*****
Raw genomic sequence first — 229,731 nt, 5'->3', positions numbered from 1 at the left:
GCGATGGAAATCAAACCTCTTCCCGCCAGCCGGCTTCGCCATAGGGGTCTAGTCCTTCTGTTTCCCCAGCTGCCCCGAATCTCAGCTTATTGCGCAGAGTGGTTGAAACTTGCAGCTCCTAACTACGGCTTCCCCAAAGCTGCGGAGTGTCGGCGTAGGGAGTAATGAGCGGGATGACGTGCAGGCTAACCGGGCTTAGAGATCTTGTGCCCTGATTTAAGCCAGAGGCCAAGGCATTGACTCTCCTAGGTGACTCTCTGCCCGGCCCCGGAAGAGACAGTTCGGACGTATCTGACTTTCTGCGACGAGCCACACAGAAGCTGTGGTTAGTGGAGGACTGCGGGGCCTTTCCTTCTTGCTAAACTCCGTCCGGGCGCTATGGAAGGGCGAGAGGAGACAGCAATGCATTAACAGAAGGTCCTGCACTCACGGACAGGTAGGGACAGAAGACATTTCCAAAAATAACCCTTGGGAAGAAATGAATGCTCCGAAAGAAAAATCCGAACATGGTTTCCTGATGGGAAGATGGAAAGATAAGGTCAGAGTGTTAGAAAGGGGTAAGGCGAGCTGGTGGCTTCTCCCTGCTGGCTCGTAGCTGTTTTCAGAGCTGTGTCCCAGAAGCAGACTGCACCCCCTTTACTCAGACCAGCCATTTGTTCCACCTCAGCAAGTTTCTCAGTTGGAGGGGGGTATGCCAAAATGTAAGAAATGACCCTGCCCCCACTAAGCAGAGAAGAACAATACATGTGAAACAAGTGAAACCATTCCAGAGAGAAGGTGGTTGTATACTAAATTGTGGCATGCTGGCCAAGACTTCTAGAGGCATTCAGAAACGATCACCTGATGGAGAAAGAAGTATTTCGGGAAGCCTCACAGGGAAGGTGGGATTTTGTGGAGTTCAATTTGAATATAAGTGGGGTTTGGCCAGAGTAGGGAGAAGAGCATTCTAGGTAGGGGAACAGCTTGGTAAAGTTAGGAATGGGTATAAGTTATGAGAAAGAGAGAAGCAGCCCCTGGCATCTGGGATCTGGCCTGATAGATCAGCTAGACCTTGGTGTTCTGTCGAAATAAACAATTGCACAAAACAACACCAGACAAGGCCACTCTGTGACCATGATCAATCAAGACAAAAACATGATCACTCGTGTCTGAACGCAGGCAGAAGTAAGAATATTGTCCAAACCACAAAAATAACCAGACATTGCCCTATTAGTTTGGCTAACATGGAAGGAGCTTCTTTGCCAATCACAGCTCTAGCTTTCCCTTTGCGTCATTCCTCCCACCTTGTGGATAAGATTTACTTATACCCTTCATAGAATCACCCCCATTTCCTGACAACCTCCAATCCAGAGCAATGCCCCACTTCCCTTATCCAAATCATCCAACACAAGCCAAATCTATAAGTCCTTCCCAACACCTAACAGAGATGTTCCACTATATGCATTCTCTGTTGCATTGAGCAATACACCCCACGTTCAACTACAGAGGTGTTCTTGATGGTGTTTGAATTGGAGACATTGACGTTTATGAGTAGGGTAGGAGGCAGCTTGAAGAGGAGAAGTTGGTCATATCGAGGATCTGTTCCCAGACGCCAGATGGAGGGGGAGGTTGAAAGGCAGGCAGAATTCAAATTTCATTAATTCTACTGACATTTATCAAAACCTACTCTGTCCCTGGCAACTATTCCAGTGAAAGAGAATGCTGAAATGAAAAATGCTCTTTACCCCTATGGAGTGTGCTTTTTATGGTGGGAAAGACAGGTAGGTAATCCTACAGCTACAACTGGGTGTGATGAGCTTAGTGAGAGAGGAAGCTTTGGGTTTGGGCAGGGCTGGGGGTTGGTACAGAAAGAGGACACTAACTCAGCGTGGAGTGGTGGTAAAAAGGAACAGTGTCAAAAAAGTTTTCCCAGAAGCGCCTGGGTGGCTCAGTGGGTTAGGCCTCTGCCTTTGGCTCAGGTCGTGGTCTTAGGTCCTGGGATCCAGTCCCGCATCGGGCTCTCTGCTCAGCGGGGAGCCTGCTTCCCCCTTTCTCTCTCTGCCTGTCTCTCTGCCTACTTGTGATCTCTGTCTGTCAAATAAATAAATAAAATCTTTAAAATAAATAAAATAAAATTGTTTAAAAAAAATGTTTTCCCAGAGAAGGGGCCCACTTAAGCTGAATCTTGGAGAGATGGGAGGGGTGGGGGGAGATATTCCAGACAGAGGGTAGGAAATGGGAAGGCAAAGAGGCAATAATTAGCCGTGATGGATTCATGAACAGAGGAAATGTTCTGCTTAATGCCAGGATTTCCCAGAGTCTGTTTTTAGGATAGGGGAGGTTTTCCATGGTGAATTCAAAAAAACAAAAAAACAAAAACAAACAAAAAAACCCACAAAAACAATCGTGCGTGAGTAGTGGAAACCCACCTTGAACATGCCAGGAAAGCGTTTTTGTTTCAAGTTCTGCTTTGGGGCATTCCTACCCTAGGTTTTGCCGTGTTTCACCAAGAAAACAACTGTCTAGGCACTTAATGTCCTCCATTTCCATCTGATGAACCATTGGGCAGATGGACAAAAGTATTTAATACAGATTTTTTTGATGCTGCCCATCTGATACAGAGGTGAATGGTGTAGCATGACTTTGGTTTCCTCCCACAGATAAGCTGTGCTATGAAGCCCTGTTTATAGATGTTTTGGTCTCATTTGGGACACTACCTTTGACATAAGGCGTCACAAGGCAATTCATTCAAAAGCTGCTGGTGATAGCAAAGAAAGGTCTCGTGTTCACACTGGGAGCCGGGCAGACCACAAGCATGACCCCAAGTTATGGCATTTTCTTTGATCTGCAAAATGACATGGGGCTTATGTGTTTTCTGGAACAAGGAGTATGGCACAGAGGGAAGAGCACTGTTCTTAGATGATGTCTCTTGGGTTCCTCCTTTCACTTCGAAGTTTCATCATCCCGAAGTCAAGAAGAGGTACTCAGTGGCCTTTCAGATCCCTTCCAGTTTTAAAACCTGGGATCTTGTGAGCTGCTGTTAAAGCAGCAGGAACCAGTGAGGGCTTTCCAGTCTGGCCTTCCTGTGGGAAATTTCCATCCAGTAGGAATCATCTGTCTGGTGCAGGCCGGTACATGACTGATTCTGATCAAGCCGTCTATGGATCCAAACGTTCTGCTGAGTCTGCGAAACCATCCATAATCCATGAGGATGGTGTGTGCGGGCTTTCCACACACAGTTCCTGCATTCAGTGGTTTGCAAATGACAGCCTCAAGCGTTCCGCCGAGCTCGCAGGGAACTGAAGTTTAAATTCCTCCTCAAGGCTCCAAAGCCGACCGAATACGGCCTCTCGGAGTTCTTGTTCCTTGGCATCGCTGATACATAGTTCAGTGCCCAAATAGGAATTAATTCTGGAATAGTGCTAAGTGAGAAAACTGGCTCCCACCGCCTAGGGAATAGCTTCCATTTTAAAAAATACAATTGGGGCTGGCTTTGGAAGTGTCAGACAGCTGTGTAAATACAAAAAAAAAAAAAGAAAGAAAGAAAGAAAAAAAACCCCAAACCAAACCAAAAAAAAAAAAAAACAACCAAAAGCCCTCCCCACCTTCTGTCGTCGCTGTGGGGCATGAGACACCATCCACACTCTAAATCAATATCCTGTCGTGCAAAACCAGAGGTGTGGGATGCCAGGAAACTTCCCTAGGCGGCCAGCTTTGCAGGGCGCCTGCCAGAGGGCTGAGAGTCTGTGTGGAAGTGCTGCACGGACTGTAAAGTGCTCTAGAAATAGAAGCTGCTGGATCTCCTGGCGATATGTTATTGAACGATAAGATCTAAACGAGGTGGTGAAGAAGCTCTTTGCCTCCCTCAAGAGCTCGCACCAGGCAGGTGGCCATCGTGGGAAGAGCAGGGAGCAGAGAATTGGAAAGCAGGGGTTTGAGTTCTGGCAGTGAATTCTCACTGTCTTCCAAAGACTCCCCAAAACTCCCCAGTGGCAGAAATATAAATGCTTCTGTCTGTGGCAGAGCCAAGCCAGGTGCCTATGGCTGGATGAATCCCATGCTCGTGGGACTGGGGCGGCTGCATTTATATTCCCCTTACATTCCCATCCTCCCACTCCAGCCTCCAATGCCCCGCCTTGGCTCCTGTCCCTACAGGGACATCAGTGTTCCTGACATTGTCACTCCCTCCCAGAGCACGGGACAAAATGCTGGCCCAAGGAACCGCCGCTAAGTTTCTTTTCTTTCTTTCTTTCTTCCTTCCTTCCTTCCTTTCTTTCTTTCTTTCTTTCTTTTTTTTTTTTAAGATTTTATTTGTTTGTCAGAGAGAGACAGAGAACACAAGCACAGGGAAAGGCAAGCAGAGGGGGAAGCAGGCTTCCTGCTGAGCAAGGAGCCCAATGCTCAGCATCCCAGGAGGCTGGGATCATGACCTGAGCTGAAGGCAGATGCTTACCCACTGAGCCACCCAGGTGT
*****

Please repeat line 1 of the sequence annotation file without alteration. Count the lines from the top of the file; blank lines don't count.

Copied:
Raw genomic sequence first — 229,731 nt, 5'->3', positions numbered from 1 at the left: